Your gut feeling

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As watch collectors, we find ourselves pondering over purchase options/decisions all the time. Perhaps we often know the answers to our questions, and our brain hides it from us?

So you have a decision to make, and have been mulling it over for some time. Perhaps you are trying to figure out whether or not you need to make some change in your life, and have decided that one more conversation with a close friend or partner, or an email to your boss, will give you the information or confidence you need to reach a conclusion.

In the case of watch collecting, we’ve all been there before. You’ve held a view about a certain watch for some time, and then it becomes available. Perhaps you are now unsure, or have not had a chance to try it on, or you’ve since found another similar watch which you think is perhaps equally good value. You are convinced you need a little more time to be 100% sure.

As far as I’m concerned… the chances are, you already know the answer.

You already know you want the watch (or do not).

You already know she is the one (or is not).

You already know what you should be eating (or not).

You already know what habit you need to break (or start).

Basically, you already know what you need to do, to reach your conclusion, or finalise your decision. To me, this is your gut, which knows the answer; we simply aren’t in the habit of trusting our gut. Even if we are, sometimes a particular decision might be so monumental or impactful in our lives, that we can’t reasonably just ‘trust our gut’ without being able to substantiate our decisions (to others, most of the time).

You bought a $100k watch without trying it on? You quit your job without the other job contract being secured? Your gut knew you were making the right call, but your logical brain wouldn’t let you do it based solely on your gut feeling.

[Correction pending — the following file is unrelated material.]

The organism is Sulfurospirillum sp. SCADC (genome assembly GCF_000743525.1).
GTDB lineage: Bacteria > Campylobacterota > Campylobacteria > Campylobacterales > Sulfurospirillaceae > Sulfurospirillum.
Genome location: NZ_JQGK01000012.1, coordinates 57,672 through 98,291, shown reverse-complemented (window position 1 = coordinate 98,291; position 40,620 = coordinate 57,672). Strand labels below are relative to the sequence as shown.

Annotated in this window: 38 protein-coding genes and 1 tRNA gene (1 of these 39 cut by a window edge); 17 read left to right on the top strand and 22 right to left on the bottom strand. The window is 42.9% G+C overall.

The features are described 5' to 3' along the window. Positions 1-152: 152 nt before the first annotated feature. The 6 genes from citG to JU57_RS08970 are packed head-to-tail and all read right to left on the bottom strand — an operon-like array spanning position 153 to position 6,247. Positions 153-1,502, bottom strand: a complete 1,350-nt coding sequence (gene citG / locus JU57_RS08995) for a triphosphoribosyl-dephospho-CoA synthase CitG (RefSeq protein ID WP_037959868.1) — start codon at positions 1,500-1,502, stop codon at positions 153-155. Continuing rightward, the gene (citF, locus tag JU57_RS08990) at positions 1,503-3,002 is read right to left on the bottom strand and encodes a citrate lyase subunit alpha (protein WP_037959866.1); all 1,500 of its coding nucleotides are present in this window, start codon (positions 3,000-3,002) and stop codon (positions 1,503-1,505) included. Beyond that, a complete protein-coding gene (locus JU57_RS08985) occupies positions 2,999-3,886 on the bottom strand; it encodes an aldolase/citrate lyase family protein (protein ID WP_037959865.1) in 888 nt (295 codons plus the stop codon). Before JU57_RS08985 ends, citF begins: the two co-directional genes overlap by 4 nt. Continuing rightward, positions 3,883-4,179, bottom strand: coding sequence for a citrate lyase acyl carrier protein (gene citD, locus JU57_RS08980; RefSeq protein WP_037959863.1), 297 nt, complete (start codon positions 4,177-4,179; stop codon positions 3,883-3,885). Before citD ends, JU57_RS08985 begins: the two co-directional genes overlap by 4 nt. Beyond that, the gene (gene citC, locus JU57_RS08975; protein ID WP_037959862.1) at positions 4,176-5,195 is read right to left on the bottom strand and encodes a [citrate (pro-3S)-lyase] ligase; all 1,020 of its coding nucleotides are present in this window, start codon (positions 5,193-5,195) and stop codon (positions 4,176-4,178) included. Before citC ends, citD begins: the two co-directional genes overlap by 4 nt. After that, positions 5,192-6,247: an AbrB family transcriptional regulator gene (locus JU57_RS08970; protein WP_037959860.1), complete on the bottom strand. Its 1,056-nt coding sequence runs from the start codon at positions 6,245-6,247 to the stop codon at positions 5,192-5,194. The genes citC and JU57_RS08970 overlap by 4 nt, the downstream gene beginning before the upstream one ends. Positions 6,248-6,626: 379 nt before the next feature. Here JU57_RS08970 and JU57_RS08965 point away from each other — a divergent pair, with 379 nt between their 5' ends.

Since the second we took our first breaths in this world, our bodies and our brains have been recording our interactions with, and reactions to, the world and everything around us. There is a ‘diary’ of sorts, encoded into our being, and this diary has a detailed record of everything. What improves or deteriorates our health, mentally and physically; what weather, scenarios, and personalities resonate with us, and which ones do not; or what order of priorities takes us closer to our ideal lives. Over the years, this diary has been filled with billions of data points, and every single one has one unifying characteristic: instinct. They act like a compass, pointing you towards exactly what you want and need.

So, do you truly believe you should (or should not) buy that watch? Do you genuinely have no idea whether that new job is right for you? Are you truly unsure whether that romantic partner is the one for you?

I think most people do have these answers. So, if it was that easy, why do most folks choose to dawdle and defer their decisions? Rather than a lack of information, or genuine uncertainty… I think people prefer the relative safety of being ‘in the process of deciding’.

Buying that watch today, means one perhaps can’t buy some other allocation that is expected to come soon… and people don’t want to close the door on any of their available options. Taking that new job, or indeed finding a new job, means one is forced to take action. Going into a new relationship means one must actually take a plunge of some sort, and that means one can’t continue with the known status quo.

The moment we accept what our gut tells us, what we already know, that is the moment when we also have to accept that we can no longer hold out for another chat with a friend, or another therapist session, or another boutique viewing… it means that we have reached a point where we have to steel ourselves, to trust ourselves, and… act.

Or don’t… the thing is, fighting this knowledge leads to all kinds of problems which will probably fry your brain 🙂

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